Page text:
Vehicle Acceleration and Compartment Intrusion for Far-Sided Occupants v. Near-Sided Occupants in Frontal Offset Collisions 2003-01-0159
Vehicle acceleration and compartment intrusion play major roles in occupant injury causation, in frontal offset collisions. The knowledge of injury causation may enable the injury risk to be directly assessed from accident conditions, once a relationship between accident conditions and vehicle response is known.
To establish such a relationship, a simulation study was carried out, in which vehicle acceleration and local compartment intrusion were calculated for various crash speeds and overlap configurations. The simulation model was validated against crash-tests in terms of the local vehicle deformation, acceleration and local dash and toepan intrusion.
It was found that average acceleration generally decreased with reduced overlap, while intrusion increased for narrower overlap and impact locations more closely to the dash and/or toepan. This general trend indicates the relatively high injury risk for near-side occupants and a low risk for far-side occupants. Far-side, low-overlap (<50%) offset collisions at 45 or even 50 mph resulted in similar average acceleration and local intrusion levels as those seen in full overlap at 35 mph.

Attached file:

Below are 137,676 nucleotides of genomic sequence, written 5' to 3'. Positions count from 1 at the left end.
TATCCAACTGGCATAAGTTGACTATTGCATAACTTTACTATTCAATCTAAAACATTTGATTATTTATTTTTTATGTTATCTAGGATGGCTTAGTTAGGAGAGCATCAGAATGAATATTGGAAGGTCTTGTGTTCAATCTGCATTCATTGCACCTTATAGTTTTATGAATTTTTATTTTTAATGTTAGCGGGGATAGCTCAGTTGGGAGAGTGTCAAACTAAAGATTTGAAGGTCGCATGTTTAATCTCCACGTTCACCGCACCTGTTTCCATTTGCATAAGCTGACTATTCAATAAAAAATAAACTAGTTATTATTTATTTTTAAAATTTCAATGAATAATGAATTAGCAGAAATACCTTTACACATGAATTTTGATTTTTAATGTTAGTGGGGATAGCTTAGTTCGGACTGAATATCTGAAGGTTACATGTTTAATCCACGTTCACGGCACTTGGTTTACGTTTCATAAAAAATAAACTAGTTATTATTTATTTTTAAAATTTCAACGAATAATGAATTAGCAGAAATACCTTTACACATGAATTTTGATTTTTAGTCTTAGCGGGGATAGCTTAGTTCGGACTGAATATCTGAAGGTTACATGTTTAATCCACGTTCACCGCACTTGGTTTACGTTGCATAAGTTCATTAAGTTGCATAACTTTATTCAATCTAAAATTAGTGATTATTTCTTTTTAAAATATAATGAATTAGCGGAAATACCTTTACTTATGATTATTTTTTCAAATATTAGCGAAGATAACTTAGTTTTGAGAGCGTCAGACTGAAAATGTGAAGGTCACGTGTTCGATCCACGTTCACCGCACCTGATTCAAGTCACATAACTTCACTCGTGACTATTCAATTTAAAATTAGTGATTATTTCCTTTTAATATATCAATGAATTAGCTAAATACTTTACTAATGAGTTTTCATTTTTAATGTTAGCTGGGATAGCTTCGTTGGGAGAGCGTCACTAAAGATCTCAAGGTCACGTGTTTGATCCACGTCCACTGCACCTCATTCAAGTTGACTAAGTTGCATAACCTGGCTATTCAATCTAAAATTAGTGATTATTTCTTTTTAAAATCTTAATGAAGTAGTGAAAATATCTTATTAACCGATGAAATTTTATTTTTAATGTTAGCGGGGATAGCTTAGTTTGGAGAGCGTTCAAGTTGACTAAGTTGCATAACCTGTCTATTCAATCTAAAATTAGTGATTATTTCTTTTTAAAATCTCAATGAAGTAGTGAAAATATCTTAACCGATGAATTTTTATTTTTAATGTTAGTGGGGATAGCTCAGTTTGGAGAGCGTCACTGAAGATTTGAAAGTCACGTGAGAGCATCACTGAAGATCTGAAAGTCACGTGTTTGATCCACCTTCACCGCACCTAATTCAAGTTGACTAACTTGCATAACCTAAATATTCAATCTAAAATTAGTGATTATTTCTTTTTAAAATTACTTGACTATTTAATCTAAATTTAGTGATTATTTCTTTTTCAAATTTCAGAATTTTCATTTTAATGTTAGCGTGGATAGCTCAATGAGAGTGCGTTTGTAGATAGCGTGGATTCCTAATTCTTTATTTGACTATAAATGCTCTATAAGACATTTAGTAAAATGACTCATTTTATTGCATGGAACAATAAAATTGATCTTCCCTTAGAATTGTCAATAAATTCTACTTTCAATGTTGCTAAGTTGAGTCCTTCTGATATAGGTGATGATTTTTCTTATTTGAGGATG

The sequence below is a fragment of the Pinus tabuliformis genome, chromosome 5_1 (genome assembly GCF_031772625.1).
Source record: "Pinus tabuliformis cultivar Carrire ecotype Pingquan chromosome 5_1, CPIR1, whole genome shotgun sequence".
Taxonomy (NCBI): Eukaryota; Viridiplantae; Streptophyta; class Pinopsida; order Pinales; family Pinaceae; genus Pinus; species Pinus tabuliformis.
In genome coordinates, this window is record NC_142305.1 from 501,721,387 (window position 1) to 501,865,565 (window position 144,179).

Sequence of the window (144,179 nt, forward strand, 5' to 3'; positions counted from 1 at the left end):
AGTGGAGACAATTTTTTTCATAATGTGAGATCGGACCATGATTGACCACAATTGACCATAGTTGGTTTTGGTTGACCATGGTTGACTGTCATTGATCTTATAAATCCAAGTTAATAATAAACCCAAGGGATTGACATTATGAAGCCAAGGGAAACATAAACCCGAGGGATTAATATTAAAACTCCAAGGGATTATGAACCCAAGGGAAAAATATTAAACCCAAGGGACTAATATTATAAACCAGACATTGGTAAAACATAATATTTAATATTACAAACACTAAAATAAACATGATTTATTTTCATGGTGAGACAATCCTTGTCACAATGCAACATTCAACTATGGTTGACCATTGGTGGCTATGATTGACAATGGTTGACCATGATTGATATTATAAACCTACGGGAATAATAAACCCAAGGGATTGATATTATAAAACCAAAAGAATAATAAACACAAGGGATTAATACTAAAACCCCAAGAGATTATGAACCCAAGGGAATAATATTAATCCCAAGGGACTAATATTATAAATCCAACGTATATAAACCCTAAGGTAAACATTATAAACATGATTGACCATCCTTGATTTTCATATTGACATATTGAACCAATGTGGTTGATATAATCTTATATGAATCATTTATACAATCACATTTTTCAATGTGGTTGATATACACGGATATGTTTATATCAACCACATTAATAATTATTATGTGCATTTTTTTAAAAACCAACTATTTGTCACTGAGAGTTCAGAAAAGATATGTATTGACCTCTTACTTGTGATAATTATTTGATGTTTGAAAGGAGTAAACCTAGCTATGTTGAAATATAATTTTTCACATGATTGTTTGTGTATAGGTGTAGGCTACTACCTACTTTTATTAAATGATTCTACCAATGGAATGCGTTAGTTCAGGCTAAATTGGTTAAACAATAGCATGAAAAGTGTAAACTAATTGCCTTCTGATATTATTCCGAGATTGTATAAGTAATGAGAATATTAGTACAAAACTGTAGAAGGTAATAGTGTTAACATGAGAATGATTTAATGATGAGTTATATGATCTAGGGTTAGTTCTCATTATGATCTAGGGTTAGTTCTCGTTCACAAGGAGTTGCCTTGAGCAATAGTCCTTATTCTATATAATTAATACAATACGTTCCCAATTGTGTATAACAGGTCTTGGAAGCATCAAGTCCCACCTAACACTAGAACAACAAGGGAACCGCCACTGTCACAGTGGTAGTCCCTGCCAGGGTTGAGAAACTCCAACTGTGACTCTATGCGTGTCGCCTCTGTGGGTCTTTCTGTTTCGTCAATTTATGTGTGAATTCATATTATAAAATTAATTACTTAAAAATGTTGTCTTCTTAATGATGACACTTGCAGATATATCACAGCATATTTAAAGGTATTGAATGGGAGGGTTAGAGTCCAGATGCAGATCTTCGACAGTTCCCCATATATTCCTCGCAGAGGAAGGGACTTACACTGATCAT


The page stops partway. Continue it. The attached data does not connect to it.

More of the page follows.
However, crush reaching into the stiff firewall may cause vehicle peak accelerations to rise above expected levels in low overlap and high speed, especially in case the engine enhances firewall deformation. Furthermore, far-side intrusions may reach similar levels as near-side intrusions in offset collisions (>33% overlap), due to induced damage and the load distributing effect of the engine.
Vehicle average acceleration and local intrusion levels may reach injurious levels for the far-side occupant in offset collisions. Vehicle crashworthiness improvements with a sole focus on near-side occupants may result in reduced protection of the far-side occupant.